Prime minister should look in mirror in quest to find someone to blame for strikes
UCU suggests TUC will be blamed for bad weather as government spin machine heads out of control
UCU said today that the prime minister's search for someone to blame for next week's strike should end when he finds a mirror.
UCU suggested trade unionists would be blamed for bad weather next following a week of attacks from the government spin machine.
The union said ministers should stop spinning and start negotiating if they really wanted to avert the largest day of co-ordinated action in a generation. This week the prime minister suggested the strike was illegitimate and would cripple the country - something the union said the government was doing rather well on its own.
Rejecting claims of militancy, the union said its members would prefer to be at work than being on the picket line next week.
UCU general secretary, Sally Hunt, said: 'So far this week the government has blamed everything but the weather on the wicked trade unions. If it starts raining though, expect to see Brendan Barber put in the frame for that too.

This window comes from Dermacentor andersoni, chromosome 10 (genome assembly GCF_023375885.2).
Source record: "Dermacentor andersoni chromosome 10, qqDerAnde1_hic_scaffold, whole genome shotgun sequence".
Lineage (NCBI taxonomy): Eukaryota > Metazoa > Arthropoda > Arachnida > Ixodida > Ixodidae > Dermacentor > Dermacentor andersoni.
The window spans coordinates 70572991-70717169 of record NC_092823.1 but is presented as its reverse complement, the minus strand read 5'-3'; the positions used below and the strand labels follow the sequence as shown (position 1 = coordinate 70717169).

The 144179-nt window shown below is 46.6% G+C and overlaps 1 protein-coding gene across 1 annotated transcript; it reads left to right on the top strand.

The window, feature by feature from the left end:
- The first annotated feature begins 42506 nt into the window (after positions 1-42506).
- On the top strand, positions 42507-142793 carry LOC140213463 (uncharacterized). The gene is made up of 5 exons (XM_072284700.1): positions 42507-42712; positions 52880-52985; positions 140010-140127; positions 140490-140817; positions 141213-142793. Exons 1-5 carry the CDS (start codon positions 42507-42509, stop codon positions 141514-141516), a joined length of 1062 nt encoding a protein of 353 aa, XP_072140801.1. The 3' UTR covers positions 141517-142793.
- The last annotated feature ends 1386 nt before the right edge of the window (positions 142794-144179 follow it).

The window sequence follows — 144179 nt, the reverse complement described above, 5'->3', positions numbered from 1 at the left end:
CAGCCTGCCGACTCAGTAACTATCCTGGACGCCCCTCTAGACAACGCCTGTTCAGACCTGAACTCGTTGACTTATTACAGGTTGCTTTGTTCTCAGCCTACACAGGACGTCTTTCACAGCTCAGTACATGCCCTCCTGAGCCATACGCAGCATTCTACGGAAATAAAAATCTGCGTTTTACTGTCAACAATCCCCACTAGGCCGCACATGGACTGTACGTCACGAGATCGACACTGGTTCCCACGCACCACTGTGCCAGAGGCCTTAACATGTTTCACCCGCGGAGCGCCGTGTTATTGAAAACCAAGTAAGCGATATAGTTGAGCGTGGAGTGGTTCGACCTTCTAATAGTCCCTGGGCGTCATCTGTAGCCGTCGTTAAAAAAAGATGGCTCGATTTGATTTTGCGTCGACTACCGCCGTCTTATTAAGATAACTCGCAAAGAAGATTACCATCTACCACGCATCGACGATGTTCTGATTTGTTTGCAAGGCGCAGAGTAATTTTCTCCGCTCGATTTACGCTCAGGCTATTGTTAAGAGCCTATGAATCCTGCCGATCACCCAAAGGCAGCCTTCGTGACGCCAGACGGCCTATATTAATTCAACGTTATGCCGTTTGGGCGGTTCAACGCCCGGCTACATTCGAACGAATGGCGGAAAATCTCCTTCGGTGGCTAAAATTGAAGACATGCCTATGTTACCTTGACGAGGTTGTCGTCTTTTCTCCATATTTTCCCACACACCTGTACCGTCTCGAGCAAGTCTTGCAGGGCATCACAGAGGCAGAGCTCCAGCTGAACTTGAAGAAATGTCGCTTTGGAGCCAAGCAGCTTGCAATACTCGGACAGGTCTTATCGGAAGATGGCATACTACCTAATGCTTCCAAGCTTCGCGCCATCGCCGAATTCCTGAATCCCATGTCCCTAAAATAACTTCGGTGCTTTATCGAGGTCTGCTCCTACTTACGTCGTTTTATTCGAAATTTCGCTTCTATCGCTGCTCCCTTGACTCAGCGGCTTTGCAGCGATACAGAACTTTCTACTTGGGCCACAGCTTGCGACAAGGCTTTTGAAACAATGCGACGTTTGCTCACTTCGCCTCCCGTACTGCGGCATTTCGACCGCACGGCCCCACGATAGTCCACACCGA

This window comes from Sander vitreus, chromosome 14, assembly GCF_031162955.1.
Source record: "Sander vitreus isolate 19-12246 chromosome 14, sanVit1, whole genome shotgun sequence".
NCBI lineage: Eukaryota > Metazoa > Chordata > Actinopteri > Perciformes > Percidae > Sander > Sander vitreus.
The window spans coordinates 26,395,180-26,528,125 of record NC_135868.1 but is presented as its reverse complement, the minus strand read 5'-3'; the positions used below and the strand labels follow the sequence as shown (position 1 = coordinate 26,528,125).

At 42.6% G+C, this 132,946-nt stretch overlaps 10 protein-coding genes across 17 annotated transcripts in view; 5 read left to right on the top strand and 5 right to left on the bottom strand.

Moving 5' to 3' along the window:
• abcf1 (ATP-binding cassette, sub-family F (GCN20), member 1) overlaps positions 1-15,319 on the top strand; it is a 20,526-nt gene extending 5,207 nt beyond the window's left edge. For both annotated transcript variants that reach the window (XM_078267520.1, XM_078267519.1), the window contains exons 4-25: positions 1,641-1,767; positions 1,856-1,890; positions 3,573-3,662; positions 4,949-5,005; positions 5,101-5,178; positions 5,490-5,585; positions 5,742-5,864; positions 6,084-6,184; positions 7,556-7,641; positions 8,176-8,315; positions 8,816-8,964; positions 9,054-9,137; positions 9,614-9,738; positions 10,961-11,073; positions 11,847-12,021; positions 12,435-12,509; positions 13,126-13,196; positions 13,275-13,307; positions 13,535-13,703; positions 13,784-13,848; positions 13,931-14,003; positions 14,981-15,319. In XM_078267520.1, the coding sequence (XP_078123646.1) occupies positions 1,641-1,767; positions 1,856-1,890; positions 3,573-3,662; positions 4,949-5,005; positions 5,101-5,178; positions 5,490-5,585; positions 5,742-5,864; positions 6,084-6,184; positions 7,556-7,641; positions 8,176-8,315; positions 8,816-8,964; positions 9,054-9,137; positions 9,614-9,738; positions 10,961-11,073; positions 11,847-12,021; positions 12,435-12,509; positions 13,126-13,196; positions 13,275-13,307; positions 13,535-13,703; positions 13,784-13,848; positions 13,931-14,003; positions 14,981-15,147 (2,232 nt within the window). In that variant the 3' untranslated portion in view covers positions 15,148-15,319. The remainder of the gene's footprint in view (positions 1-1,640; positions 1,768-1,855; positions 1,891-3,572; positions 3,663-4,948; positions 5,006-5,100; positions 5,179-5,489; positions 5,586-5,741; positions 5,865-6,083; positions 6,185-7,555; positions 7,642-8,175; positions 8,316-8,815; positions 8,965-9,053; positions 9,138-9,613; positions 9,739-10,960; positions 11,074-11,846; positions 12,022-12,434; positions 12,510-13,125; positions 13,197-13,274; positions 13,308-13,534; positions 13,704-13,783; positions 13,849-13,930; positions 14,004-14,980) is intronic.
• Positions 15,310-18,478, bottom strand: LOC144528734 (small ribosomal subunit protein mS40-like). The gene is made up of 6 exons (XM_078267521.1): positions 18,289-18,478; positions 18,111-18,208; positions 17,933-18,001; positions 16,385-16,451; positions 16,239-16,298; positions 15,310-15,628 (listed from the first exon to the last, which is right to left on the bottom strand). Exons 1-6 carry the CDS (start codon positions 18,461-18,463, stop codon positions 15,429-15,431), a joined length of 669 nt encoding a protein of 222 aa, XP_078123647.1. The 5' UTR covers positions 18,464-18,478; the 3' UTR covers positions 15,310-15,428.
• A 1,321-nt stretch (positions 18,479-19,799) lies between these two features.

'We are far from the reds under the beds portrayed by government. We are public servants who want to be at work supporting the next generation rather than on the picket line. Instead of continuing his desperate search to find someone to blame for the impending strike on 30 November, the prime minister should stop, pause and look in the mirror.
'The real problem is that the current government simply does not understand trade unions and how they work. It offers us a 15 minute strike for free; completely misjudging the anger there is among staff about the pension proposals. Then the prime minister - himself with a rather shaky electoral mandate, starts lecturing us about whether 80%+ strike votes are sufficient to call for strike action.
'Yesterday, we were even accused of destroying the economy - a job the government seems to be doing quite nicely on its own thank you very much.
'The problems our country face are too serious for this silly spin. Trade unions did not create the crisis. Nor did they invent the current, unjustified attacks on their pension schemes. I, and others, have spent the last few weeks working for a negotiated settlement. This week though has shown that negotiations are clearly a secondary priority for a government that prefers to do its talking on the news channels.'